Wood Snipe 2 or 3 displaying between 5.30-6.00 at 3520 m. The site is soon after leaving the forest and where the powerline runs parallell with the road. The birds could be heard at several hundred meters and were roding continuously.
Snow Pigeon 2 at Balangshan pass.
Oriental Turtle Dove 1 at 2800 m.
Large Hawk-Cuckoo 3 heard.
Common Cuckoo 2 heard at 3500 m
Lesser Cuckoo 3 heard between 3200-3700 at Balangshan and 2 at Wujipung.
Fork-tailed Swift fairly common.
Asian Martin fairly common around 2800 m, 3500 m and at Wujipung.
White Wagtail 2 at start of Wujipung trail and two along the main river.
Grey Wagtail several in Sawaun and at Wujipung trail start.
Olive-backed Pipit 1 pair at 3300 m.
Rosy Pipit common above the treeline.
Long-tailed Minivet small flocks seen at around 3500 m, Wujipung and near Sawaun.
Alpine Accentor 2 at Balangshan pass.
Blue Whistling-Thrush 1 at Wujipung trail start and 3 along the main river.
Long-tailed Thrush 5 at Wujipung and 3 at 3300 m.
White's Thrush about 3 at Wujipung
Chestnut Thrush 1 at nest at the Wujipung guesthouse and about 10 between 3400-2600 m.
Kessler's Thrush common on the alpine meadows above 3500 m.
Aberrant Bush-Warbler 5+ between 3200-3400 m.
Tickell's Leaf-Warbler 1 at 3500 m and 2 at 3300 m.
Yellow-streaked Warbler 1+1 at 3300 m
Buff-barred Warbler 1 at 3300 m.
Pale-rumped Warbler 5+ at ca 3300 m and several at Wujipung.
Chinese Leaf-Warbler 1 at Wujipung
Greenish Warbler common above 3000 m and a few lower down.
Large-billed Leaf-Warbler several around 3300 m and at Wujipung, common at 2600-2800 m.
Blyth's Leaf-Warbler common at Wujipung and a few on the mountain.
White-tailed Leaf-Warbler common around 3300 and at Wujipung
Bianchi's Warbler several between 3400-2600 m and common at Wujipung. Presumably this species, but ID only based on altitude.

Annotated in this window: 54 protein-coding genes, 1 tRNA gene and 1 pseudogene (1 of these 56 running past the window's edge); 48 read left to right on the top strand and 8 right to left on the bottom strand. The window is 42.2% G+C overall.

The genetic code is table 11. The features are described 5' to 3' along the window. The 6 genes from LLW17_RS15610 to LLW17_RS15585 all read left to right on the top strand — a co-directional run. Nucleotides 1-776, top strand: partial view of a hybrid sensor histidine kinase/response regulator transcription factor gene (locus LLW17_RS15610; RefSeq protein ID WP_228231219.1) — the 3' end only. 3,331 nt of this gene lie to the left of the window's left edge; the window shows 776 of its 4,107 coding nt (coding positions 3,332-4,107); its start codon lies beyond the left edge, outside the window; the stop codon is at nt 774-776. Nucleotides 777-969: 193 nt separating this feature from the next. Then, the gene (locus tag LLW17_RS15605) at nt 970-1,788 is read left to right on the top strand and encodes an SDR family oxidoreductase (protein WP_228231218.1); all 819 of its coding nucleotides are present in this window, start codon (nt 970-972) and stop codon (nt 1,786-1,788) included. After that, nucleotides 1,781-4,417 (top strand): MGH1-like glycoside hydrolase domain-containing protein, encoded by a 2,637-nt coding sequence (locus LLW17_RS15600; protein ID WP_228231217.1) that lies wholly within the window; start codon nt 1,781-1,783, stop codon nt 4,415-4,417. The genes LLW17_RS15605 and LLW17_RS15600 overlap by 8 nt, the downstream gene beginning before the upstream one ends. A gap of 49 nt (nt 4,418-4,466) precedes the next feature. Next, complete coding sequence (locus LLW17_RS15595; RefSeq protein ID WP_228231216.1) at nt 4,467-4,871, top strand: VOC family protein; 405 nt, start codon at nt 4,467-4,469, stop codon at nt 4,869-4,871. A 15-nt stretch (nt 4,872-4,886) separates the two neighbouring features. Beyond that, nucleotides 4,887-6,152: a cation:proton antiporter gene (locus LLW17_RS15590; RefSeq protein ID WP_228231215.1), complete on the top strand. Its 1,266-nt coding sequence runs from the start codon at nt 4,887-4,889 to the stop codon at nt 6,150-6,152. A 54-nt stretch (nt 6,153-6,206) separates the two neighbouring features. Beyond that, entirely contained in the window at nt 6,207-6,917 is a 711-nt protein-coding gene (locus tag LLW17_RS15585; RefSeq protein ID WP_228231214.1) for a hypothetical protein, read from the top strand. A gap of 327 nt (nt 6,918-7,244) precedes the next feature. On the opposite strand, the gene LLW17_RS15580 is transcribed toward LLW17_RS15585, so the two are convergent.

Slaty-blue Flycatcher 2 females at Wujipung.
Verditer Flycatcher 1 above Sawaun.
Fujian Niltava 1 pair beyond Wujipung guesthouse.
Grey-headed Canary-Flycatcher 1 on the way to Wujipung.
Firethroat 1 heard at 2200 on the way to Wujipung, 1 pair at 2400 on the way to Wujipung, 2 pairs on the ridge at Wujipung and two at 3135 m.
White-browed Bush-Robin 1 pair beyond Wujipung guesthouse.
Blue-fronted Redstart common on the alpine meadows
White-capped Redstart 10+ in the main rivber and on the alpine meadows
Plumbeous Redstart 20+ in the main river and Sawaun village
White-bellied Redstart 2 below the treeline and one female at 2600 m.
Grandala 3 at Balangshan pass
Little Forktail about 10 in the main river between Sawaun and the Wujipung trail start. All but one were juveniles.
Spotted Laughingthrush 1 pair beyond Wujipung guesthouse and 1 along the ridge at Wujipung.
Barred Laughingthrush 1 where the Wujipung trail reaches the ridge.
Giant Laughingthrush 10+ between the treeline at 3500 m and down to 3000 m.
Elliot's Laughingthrush common in the scrub below the treeline down to 2800 m and 1 at Wujipung.
Rufous-capped Babbler 5 at Wujipung
Chinese Babax 3-4 at 2800 m at Deng Sheng.
Golden-breasted Fulvetta 3+2 at Wujipung, always near bamboo and came easily to pishing.
Streak-throated Fulvetta about 20 at Wujipung.
White-collared Yuhina about 5 at Wujipung and 10+ between 3300 and 2600 m.
Great Parrotbill 2+1+1 at Wujipung.
Spectacled Parrotbill 5-7 at 3100 m.
Coal Tit 1 at Wujipung. Long crest and hard to believe it is the same species as in Europe.
Rufous-vented Tit 1 at 3500 m.
Yellow-bellied Tit 5 at Wujipung.
Grey-crested Tit 1 at 3100 m.
Green-backed Tit family party in Sawaun, at 2700 m and 3 at Wujipung.
Gould's Sunbird 1 male at 3300 m and 1 female at 3100 m.
Long-tailed Shrike common around Chengdu.
Grey-backed Shrike 10-15 from 3500 m and downhill.
Ashy Drongo 1 at 3300 m.
Red-billed Blue Magpie 2 near Sawaun.
Eurasian Nutcracker frequently heard at Sawaun and Wujipung.
Red-billed Chough 1 at Balangshan pass.
Large-billed Crow 1 at 3500 m.
Plain Mountain-Finch 10+ at Balangshan pass.
Common Rosefinch common above 3300 m.
Vinaceous Rosefinch 2 at 3300 m
Spot-winged Rosefinch 3+1 at 3300 m.
Red-fronted Rosefinch 1 pair at Balangshan pass